Forced into early retirement by a mass lay-off, Sherry made the best of her situation by living frugally and trying new things.
“I worked there for 30 years, and one day I got laid off out of the blue. The company told me to pass my accounts to a younger staff member because my time was over. They warned that if I didn’t comply, my severance package would be in jeopardy. I felt betrayed and angry. Immediately I began to hunt for other jobs, but my age was a detriment to being hired. Eventually, it became clear that I would not be working anytime soon. I contacted my financial advisor and told him the news. Together, we came up with a plan to keep me afloat and comfortable. I am grateful to have savings for such an emergency.”
With the money problem solved for the immediate future, Sherrie faced the second, perhaps more daring issue: time. Work brought Sherrie a sense of purpose and challenge. Without a full-time job, her calendar shifted from crowded to nearly empty. So, she got to work filling it. Sherrie, an adventurous, caring, and competitive individual, finally had the opportunity to do the things she always dreamt about.
With the beach just a few blocks away, Sherrie spent her extra time walking and riding her bike along the shoreline. Within a few months of being laid off, Sherrie attended Bible studies, started playing pickleball, met her future travel buddies, and joined the Scooter Babes, a group of fun-loving women who decorate their mopeds and ride through holiday parades. She also volunteered at a local hot meals program, helping serve over 150 meals a day.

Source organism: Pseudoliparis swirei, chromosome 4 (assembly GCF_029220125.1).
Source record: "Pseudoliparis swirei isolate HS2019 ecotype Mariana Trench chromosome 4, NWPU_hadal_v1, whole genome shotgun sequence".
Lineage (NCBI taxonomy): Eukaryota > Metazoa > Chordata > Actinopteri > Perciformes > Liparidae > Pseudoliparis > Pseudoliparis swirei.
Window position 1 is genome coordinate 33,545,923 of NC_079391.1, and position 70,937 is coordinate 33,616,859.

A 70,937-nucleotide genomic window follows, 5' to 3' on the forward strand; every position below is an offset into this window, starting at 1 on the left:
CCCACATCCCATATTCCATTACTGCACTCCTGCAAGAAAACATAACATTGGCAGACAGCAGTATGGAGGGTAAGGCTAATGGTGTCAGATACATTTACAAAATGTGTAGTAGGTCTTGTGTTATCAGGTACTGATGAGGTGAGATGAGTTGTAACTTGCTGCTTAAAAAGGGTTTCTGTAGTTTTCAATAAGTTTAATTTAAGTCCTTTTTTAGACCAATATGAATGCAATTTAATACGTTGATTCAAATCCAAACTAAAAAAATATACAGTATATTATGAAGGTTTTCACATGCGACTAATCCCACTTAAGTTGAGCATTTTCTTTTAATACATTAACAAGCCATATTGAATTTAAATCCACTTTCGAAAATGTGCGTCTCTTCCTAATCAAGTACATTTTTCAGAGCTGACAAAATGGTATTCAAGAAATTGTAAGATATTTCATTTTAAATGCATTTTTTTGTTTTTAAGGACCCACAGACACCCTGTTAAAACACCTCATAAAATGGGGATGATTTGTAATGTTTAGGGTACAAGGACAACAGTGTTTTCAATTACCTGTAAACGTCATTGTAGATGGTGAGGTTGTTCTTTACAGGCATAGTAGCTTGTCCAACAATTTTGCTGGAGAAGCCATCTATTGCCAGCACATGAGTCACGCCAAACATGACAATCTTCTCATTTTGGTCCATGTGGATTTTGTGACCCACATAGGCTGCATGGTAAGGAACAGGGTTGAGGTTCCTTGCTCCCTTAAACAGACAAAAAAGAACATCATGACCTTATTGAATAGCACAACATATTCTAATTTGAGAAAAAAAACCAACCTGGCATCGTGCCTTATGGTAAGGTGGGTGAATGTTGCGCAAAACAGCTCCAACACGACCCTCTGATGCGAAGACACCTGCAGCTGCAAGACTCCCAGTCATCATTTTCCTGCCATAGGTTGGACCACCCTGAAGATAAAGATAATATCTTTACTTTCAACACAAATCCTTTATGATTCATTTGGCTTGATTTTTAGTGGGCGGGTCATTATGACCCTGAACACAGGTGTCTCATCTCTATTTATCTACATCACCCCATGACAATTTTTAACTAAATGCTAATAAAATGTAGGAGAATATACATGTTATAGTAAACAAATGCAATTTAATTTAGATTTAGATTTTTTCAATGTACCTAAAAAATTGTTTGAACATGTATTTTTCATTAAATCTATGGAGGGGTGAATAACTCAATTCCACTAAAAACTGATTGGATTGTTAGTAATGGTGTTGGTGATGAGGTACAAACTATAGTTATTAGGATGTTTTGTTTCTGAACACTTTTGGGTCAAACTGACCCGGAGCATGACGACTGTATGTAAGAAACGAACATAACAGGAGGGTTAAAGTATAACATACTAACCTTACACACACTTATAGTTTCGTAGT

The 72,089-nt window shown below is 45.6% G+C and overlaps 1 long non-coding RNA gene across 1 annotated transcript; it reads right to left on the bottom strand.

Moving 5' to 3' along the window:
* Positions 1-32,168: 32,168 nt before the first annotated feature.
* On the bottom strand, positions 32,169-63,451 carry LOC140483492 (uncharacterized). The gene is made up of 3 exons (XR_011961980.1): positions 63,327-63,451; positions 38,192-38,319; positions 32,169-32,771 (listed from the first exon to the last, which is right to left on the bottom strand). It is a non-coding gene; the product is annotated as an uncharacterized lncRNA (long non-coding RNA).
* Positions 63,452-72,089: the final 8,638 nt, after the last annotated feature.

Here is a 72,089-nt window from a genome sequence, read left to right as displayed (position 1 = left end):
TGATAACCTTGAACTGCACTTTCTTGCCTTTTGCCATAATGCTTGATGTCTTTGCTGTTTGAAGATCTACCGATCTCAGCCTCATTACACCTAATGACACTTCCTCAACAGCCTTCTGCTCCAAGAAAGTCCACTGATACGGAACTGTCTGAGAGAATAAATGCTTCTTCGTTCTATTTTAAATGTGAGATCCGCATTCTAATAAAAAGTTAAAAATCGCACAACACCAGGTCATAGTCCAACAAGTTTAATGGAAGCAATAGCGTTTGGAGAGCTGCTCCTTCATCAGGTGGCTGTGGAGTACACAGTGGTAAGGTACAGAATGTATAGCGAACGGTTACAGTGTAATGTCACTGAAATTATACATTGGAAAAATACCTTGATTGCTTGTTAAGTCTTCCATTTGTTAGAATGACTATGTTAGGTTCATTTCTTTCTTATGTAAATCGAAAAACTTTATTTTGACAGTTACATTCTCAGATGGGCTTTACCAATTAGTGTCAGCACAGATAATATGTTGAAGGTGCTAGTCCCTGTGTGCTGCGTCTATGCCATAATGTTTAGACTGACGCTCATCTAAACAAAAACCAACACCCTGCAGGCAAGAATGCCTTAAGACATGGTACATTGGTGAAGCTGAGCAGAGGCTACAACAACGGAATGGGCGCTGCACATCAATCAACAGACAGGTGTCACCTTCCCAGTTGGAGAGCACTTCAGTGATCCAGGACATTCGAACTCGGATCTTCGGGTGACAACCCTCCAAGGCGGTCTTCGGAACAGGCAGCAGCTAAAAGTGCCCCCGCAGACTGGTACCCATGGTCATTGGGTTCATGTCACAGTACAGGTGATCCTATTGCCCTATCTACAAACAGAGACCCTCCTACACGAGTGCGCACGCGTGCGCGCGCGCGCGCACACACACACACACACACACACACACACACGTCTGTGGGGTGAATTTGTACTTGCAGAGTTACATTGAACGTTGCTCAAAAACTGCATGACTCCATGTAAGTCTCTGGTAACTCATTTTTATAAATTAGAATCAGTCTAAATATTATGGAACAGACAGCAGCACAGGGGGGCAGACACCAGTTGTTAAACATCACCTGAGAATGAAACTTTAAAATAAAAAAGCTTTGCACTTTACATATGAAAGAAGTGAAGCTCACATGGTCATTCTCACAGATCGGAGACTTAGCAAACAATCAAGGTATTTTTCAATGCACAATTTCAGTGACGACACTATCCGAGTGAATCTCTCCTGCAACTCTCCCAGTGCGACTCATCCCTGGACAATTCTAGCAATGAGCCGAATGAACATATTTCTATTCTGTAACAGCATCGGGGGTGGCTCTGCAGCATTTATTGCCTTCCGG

It’s been three years since that phone call that cost Sherrie her career. In that time, she’s traveled around the world with her friends. From hiking in Mexico to exploring the Mediterranean, to collecting sea glass on the beaches of Alaska, she is doing it all. Travel is limited amidst COVID-19, but just last month she attended a family reunion with cousins she hasn’t seen in decades. Sherrie approaches life with a sense of excitement and opportunity. When she walks down the street of her beach town at least a dozen friends call out
“Hey Sherrie, how are you? What are you up to?”
And her reply is always exciting. Whether it’s going to play pickleball or drive to see her grandkids or ride the motorcycle with her honey. “Without a full-time job I get to do all the things I always wanted to do. I live more frugally now, but I have more time to do the things I love."
This feature is written by GetSetUp Journalism Fellow Jordan Evans, student at Florida State University.